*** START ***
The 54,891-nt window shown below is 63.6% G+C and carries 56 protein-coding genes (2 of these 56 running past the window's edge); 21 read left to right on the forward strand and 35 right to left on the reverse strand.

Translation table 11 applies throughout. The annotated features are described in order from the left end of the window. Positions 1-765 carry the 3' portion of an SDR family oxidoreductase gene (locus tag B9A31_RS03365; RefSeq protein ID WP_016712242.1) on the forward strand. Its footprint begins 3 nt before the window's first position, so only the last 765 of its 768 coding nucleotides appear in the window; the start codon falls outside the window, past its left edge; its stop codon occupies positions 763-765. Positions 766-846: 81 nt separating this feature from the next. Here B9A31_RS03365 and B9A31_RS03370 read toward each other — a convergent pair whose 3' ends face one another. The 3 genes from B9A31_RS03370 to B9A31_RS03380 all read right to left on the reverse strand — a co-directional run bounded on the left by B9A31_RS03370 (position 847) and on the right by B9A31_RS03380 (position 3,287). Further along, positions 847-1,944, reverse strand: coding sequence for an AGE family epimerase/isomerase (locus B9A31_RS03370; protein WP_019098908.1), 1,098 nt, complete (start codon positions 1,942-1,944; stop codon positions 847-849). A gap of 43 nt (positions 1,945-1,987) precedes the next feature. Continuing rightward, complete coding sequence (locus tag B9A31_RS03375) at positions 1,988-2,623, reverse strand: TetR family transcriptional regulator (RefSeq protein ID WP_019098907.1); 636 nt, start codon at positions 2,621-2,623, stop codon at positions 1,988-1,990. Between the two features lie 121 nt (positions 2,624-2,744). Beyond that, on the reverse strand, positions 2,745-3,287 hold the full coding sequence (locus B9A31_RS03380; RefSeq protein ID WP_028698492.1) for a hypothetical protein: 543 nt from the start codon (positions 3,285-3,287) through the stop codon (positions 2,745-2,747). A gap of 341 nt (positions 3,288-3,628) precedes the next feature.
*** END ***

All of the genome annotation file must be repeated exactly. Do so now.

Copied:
The 54,891-nt window shown below is 63.6% G+C and carries 56 protein-coding genes (2 of these 56 running past the window's edge); 21 read left to right on the forward strand and 35 right to left on the reverse strand.

Translation table 11 applies throughout. The annotated features are described in order from the left end of the window. Positions 1-765 carry the 3' portion of an SDR family oxidoreductase gene (locus tag B9A31_RS03365; RefSeq protein ID WP_016712242.1) on the forward strand. Its footprint begins 3 nt before the window's first position, so only the last 765 of its 768 coding nucleotides appear in the window; the start codon falls outside the window, past its left edge; its stop codon occupies positions 763-765. Positions 766-846: 81 nt separating this feature from the next. Here B9A31_RS03365 and B9A31_RS03370 read toward each other — a convergent pair whose 3' ends face one another. The 3 genes from B9A31_RS03370 to B9A31_RS03380 all read right to left on the reverse strand — a co-directional run bounded on the left by B9A31_RS03370 (position 847) and on the right by B9A31_RS03380 (position 3,287). Further along, positions 847-1,944, reverse strand: coding sequence for an AGE family epimerase/isomerase (locus B9A31_RS03370; protein WP_019098908.1), 1,098 nt, complete (start codon positions 1,942-1,944; stop codon positions 847-849). A gap of 43 nt (positions 1,945-1,987) precedes the next feature. Continuing rightward, complete coding sequence (locus tag B9A31_RS03375) at positions 1,988-2,623, reverse strand: TetR family transcriptional regulator (RefSeq protein ID WP_019098907.1); 636 nt, start codon at positions 2,621-2,623, stop codon at positions 1,988-1,990. Between the two features lie 121 nt (positions 2,624-2,744). Beyond that, on the reverse strand, positions 2,745-3,287 hold the full coding sequence (locus B9A31_RS03380; RefSeq protein ID WP_028698492.1) for a hypothetical protein: 543 nt from the start codon (positions 3,285-3,287) through the stop codon (positions 2,745-2,747). A gap of 341 nt (positions 3,288-3,628) precedes the next feature.